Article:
High School: Maret
Hometown: Washington, D.C.
GIA Nickname That Won't Catch On Anywhere: The Emu
What do you even say about that jump from Luka Garza's sophomore season to last year? The Peacock essentially bumped his minutes by 50 percent, with no decrease in the efficiency stats and a greater than 50 percent increase in the counting stats. Garza should have been the first Hawkeye to win the Naismith Award as the nation's best player on the numbers alone. He won Kenpom Player of the Year. He was among the Big Ten's top 20 players in minutes played, offensive efficiency, possession usage (first), shot usage (first), win shares (first), offensive win shares (first), box plus/minus (first), effective field goal rate (fourth), true shooting percentage (fifth), offensive rebounding rate, defensive rebounding rate, turnover rate, fouls drawn (first), free throw rate, and two-point shooting percentage, to say nothing of scoring (first), rebounding (fourth) and blocks (ninth).
Garza was the Kenpom Game MVP in 20 of the 31 games Iowa played last year, but that somehow understates the case; he was the best player in 14 of Iowa's 20 Big Ten games. He scored 20 or more points in Iowa's last sixteen games. He played Minnesota's Daniel Oturu to a draw in their first meeting, dominated the second. He outplayed Jalen Smith in their one game last season. Ohio State's Kaleb Wesson couldn't stay with him. Garza dropped 77 points in two games against Michigan's Jon Teske. Essentially, he went up against the best group of centers in the nation and outplayed all of them.
In a world where the center position has been marginalized, where the NBA has essentially said that the man in the middle is a replaceable part, Garza has found a way to make the position relevant. Iowa ran a modified version of old post-based offense through much of the season, with Iowa's array of slashers and shooters working around Garza and taking advantage of double-teams focused on him, but Garza also gradually moved toward a true "stretch five." He shot 35 percent from three and became devastating in pick-and-roll. He was a complete player in a 6'11" frame, both a refreshing throwback and an evolution of the position.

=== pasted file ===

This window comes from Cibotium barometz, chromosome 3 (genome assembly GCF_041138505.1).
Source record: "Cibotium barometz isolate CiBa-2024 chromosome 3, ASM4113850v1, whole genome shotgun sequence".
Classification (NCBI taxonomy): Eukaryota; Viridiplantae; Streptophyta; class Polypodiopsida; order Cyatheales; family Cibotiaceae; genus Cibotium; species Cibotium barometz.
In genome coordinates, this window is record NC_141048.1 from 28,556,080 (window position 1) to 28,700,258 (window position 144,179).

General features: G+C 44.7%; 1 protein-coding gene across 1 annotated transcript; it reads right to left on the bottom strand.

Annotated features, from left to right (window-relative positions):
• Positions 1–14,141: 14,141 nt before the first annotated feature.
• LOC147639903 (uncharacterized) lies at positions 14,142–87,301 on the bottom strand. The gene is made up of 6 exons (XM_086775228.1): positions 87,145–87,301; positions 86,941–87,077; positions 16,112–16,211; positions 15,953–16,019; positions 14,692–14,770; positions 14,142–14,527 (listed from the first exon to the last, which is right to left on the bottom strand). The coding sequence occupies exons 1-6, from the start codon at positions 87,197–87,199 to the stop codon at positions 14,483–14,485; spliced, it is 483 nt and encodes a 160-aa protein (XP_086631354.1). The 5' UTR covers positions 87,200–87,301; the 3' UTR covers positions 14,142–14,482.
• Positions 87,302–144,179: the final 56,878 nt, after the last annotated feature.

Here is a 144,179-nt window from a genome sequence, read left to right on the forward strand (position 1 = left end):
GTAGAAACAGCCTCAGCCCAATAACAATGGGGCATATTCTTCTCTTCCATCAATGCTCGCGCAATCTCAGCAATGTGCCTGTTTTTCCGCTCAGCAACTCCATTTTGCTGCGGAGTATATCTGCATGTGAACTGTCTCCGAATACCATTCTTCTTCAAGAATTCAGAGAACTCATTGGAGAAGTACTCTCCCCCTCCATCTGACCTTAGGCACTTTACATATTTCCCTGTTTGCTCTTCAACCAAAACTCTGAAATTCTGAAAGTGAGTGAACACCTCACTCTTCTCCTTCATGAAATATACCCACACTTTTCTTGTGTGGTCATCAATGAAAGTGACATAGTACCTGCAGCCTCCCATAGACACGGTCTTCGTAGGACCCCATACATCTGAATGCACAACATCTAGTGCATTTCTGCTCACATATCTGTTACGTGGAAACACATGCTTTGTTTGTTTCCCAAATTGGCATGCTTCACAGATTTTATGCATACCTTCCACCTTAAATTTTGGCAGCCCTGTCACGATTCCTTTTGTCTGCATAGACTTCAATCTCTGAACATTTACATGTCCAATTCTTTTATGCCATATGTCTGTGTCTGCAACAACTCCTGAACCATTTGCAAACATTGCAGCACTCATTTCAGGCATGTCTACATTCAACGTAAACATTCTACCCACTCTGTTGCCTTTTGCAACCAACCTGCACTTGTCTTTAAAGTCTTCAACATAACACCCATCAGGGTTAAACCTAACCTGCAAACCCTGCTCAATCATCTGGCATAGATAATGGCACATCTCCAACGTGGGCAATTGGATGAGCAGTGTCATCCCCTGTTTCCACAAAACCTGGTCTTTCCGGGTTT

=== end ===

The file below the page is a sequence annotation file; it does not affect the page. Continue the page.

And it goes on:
He's going to be better.
The last time we saw him, Garza was an evolving center. Anyone who has been following Frank Garza on Twitter knows that Luka's spent the pandemic in the lab with a pen and a pad trying to get that damn label off. He took his shot at the NBA Draft process, looking for a first-round guarantee. It was fairly obvious that, if he found it, he would take it. He didn't, being told instead that he needed a more consistent perimeter game. And so Garza went out and built that game.
This is it for The Peacock, barring an inexplicable decision to exercise his fifth year of pandemic-related eligibility. If his goal was to play in Europe, or to bounce around between the NBA and G-League, he could have done that this year. He likely would have been drafted in the second round, and his talent and family connections to European basketball would have found him a comfortable home. When Garza announced his return to Iowa, he cited his desire for a national championship, but it's also clear that he's gunning for a high draft spot. Those are two big goals, to be sure, but pointing Garza's fabled work ethic at goals that lofty is almost certain to make him better. And the fact that he might be better ought to be terrifying to everyone on Iowa's schedule.
It's National Player of the Year or bust. It's Final Four or bust. It's NBA or bust. The Peacock is all-in. You're all in big, big trouble.